more >
New Orleans Advocate

Miss Julia Murphy Grehan began her summer studying abroad in Lund, Sweden, where she worked with sustainability and business systems. The University of Virginia student will bring back information from this international learning experience for her studies as a systems and information engineer at the Charlottesville school.

more >
Times-Picayune Nola.com

Elizabeth Lockwood Atherton: An incoming junior at the University Virginia, she is a Spanish language and culture major and a technology entrepreneurship minor, a member of the Sigma Alpha Lambda Honors Society and the University of Virginia chapter of Love your Melon, an organization benefiting childhood cancer patients.

more >
Slate

(By UVA Ph.D. candidates Sophie Abramowitz, Eva Latterner and Gillet Rosenblith) Even as Corey Stewart’s campaign ended, the fights over Confederate monuments in Charlottesville continued. They might soon reach a new fever pitch, and as they do it’s worth considering an overlooked piece of history around these statues: Their role in displacements of former black residents.

more >
Virginia Business Magazine

The Virginia Biosciences Health Research Corp., known as Virginia Catalyst, announced it has awarded almost $3 million to six collaborative bioscience commercialization projects, including INSPIRE brain cancer treatment, a product of VoltMed Inc. of Blacksburg and Virginia Tech and the University of Virginia. The company was spun out of UVA and is “developing a tumor treatment platform that selectively destroys brain cancer cells, including malignant glioma,”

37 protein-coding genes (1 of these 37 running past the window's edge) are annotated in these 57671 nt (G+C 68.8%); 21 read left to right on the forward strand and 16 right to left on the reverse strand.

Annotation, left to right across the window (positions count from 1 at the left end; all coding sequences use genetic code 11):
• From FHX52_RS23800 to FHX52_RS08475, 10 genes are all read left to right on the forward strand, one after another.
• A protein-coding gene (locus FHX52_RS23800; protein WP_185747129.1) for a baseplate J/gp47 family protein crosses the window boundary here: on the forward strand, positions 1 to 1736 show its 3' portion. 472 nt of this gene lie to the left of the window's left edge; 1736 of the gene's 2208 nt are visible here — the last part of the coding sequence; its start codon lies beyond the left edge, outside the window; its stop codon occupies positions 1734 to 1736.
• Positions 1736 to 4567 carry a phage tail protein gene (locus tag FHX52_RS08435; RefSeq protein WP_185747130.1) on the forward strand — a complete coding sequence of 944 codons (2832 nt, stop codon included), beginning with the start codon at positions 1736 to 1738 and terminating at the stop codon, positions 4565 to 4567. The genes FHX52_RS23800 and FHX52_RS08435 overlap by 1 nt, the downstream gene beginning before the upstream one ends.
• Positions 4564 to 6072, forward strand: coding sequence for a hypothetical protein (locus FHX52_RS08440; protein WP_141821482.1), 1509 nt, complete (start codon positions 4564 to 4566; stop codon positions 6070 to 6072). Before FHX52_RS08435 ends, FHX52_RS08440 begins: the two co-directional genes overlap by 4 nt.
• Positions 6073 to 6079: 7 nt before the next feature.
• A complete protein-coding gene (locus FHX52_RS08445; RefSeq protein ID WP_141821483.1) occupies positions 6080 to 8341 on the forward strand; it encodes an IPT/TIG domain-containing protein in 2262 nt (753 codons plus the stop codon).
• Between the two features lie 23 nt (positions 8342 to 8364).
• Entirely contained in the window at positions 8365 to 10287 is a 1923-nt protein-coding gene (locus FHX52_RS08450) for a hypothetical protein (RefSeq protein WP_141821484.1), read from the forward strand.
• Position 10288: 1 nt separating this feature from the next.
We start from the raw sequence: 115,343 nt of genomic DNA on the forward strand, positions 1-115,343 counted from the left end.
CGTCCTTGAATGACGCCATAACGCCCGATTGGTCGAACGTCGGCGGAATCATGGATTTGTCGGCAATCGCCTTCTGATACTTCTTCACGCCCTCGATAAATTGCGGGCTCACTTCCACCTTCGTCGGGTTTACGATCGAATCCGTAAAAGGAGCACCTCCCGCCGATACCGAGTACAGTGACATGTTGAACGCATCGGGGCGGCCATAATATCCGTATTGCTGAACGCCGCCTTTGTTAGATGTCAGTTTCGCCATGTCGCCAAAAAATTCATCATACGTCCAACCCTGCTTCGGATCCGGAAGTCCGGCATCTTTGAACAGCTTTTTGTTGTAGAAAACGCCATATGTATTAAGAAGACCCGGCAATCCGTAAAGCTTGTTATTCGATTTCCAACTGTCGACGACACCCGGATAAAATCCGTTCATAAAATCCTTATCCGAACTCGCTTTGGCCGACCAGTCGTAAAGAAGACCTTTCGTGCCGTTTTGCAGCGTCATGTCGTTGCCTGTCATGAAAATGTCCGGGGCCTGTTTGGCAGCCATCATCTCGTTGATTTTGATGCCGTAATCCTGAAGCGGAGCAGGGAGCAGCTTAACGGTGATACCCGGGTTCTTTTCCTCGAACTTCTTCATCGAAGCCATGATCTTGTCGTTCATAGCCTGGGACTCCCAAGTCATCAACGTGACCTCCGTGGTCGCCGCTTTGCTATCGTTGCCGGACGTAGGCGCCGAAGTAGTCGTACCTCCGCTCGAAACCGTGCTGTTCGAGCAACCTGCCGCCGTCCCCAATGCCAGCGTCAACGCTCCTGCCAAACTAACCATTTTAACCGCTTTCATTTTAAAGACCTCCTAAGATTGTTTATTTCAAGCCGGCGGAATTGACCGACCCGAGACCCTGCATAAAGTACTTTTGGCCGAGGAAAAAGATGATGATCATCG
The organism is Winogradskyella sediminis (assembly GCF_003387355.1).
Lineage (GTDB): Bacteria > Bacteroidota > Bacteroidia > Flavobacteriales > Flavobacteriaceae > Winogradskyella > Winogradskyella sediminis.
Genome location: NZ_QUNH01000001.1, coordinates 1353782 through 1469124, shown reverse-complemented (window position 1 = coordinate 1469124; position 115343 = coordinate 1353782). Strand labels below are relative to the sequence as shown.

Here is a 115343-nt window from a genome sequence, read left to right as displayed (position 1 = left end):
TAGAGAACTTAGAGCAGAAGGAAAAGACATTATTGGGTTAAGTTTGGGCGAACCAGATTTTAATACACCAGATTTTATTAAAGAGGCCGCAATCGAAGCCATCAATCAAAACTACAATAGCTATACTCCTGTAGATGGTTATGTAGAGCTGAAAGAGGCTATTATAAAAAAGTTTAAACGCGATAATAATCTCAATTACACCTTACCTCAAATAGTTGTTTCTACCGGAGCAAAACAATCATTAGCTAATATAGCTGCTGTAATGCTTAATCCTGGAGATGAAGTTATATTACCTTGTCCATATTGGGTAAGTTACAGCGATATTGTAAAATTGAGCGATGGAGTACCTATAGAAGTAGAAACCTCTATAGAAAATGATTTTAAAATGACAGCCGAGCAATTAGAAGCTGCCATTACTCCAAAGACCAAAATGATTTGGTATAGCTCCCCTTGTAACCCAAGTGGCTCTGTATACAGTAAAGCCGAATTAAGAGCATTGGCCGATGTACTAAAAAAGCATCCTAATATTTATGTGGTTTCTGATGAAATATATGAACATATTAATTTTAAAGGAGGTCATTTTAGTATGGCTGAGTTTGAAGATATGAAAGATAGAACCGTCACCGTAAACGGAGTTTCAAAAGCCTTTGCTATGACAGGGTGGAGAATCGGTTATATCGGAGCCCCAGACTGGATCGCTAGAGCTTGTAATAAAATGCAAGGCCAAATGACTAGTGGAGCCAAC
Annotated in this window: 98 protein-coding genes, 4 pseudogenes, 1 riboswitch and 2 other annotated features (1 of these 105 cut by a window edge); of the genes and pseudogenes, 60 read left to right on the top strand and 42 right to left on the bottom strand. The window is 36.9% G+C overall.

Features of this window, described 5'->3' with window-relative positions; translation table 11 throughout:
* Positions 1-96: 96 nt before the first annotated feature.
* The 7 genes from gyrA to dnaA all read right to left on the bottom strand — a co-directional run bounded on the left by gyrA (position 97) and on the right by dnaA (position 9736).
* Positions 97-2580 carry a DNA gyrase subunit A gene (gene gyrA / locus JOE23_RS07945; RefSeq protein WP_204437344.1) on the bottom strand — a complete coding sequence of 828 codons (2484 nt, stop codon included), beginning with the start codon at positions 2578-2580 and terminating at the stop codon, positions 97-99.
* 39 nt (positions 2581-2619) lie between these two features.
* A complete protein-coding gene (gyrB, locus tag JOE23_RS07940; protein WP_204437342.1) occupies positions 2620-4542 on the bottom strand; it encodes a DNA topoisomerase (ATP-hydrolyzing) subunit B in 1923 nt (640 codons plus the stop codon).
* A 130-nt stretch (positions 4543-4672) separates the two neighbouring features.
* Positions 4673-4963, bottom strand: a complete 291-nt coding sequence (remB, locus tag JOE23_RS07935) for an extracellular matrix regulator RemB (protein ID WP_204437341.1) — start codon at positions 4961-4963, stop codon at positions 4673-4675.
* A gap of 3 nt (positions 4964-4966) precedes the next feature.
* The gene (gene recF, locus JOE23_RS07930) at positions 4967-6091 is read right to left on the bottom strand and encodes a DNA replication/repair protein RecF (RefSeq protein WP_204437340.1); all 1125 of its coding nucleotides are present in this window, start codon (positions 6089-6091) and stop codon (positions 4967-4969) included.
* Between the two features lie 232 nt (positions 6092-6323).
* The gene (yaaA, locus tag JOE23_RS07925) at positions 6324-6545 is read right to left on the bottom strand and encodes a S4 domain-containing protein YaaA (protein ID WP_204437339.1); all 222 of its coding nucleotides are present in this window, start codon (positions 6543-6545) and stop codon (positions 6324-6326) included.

more >
TES.com (U.K.)

Harry Potter fans include famous names such as Barack Obama, Prince William, Stephen King and one that tickles me the most: cognitive scientist Daniel Willingham. “It’s wonderful writing and a wonderful narrative,” the reading expert and UVA professor of psychology says. But did the Hogwarts phenomenon actually boost literacy levels in children?

more >
OZY.com

The Gates Foundation has poured resources into polio eradication, which has been criticized by some because of how expensive it is to combat the last few cases in hard-to-reach areas. Perhaps those funds could be better spent elsewhere? “Typically we would think that’s a public health decision that should be decided by democratically elected governments,” says Jennifer Rubenstein, a UVA professor of political theory. “The only reason that the Gates Foundation is getting to make it instead is because Bill Gates has a lot of money.”

more >
Washington Post

Last week, when Otto Warmbier finally came home, people tied ribbons to the trees that arch over the main street here and to the wooden street signs hanging from wrought-iron scrolls in this close-knit suburb of Cincinnati.

more >
The Atlanta Journal-Constitution

A group of two dozen colleges and universities calling itself Universities Studying Slavery are working together to study the history of slavery in higher education and the legacy of racism on campuses. The group includes the University of Virginia, University of South Carolina, Clemson University and Georgetown University.

more >
CNN

The Ohio hometown of Otto Warmbier, who died last week after his return from 17 months in detention in North Korea, gathered at the 22-year-old's alma mater Thursday to bid him farewell.

more >
Washington Post

On June 20, the University of Virginia held a candle light vigil for Otto Warmbier.

more >